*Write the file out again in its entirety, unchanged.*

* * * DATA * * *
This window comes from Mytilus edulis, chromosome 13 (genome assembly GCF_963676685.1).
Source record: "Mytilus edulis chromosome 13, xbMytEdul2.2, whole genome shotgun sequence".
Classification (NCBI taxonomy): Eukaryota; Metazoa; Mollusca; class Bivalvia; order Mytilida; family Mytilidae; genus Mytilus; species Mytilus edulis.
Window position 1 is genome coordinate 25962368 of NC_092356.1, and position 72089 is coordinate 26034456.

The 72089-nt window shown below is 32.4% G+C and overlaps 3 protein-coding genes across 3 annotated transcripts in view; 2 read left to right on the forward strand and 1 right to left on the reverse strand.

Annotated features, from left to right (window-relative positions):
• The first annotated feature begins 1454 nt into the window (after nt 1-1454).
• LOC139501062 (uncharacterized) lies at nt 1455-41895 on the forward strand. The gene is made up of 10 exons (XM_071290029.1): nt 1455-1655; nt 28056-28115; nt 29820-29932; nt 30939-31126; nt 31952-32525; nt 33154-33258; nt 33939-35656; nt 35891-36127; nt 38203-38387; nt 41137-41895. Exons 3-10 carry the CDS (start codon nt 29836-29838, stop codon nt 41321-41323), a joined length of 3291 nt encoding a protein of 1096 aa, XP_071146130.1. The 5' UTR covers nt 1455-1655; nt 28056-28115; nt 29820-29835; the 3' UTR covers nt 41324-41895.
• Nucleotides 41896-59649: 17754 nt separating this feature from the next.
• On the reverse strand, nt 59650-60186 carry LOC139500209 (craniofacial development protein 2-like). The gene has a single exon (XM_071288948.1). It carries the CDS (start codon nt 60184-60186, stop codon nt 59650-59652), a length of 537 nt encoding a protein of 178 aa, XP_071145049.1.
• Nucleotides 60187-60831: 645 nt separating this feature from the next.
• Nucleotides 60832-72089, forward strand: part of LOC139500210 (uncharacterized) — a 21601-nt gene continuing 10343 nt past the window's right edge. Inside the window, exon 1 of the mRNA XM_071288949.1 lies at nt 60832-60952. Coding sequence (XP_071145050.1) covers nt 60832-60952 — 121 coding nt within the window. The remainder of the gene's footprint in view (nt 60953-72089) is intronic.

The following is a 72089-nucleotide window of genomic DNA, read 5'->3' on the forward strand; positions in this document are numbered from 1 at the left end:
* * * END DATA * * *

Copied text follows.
This window comes from Mytilus edulis, chromosome 13 (genome assembly GCF_963676685.1).
Source record: "Mytilus edulis chromosome 13, xbMytEdul2.2, whole genome shotgun sequence".
Classification (NCBI taxonomy): Eukaryota; Metazoa; Mollusca; class Bivalvia; order Mytilida; family Mytilidae; genus Mytilus; species Mytilus edulis.
Window position 1 is genome coordinate 25962368 of NC_092356.1, and position 72089 is coordinate 26034456.

The 72089-nt window shown below is 32.4% G+C and overlaps 3 protein-coding genes across 3 annotated transcripts in view; 2 read left to right on the forward strand and 1 right to left on the reverse strand.

Annotated features, from left to right (window-relative positions):
• The first annotated feature begins 1454 nt into the window (after nt 1-1454).
• LOC139501062 (uncharacterized) lies at nt 1455-41895 on the forward strand. The gene is made up of 10 exons (XM_071290029.1): nt 1455-1655; nt 28056-28115; nt 29820-29932; nt 30939-31126; nt 31952-32525; nt 33154-33258; nt 33939-35656; nt 35891-36127; nt 38203-38387; nt 41137-41895. Exons 3-10 carry the CDS (start codon nt 29836-29838, stop codon nt 41321-41323), a joined length of 3291 nt encoding a protein of 1096 aa, XP_071146130.1. The 5' UTR covers nt 1455-1655; nt 28056-28115; nt 29820-29835; the 3' UTR covers nt 41324-41895.
• Nucleotides 41896-59649: 17754 nt separating this feature from the next.
• On the reverse strand, nt 59650-60186 carry LOC139500209 (craniofacial development protein 2-like). The gene has a single exon (XM_071288948.1). It carries the CDS (start codon nt 60184-60186, stop codon nt 59650-59652), a length of 537 nt encoding a protein of 178 aa, XP_071145049.1.
• Nucleotides 60187-60831: 645 nt separating this feature from the next.
• Nucleotides 60832-72089, forward strand: part of LOC139500210 (uncharacterized) — a 21601-nt gene continuing 10343 nt past the window's right edge. Inside the window, exon 1 of the mRNA XM_071288949.1 lies at nt 60832-60952. Coding sequence (XP_071145050.1) covers nt 60832-60952 — 121 coding nt within the window. The remainder of the gene's footprint in view (nt 60953-72089) is intronic.

The following is a 72089-nucleotide window of genomic DNA, read 5'->3' on the forward strand; positions in this document are numbered from 1 at the left end: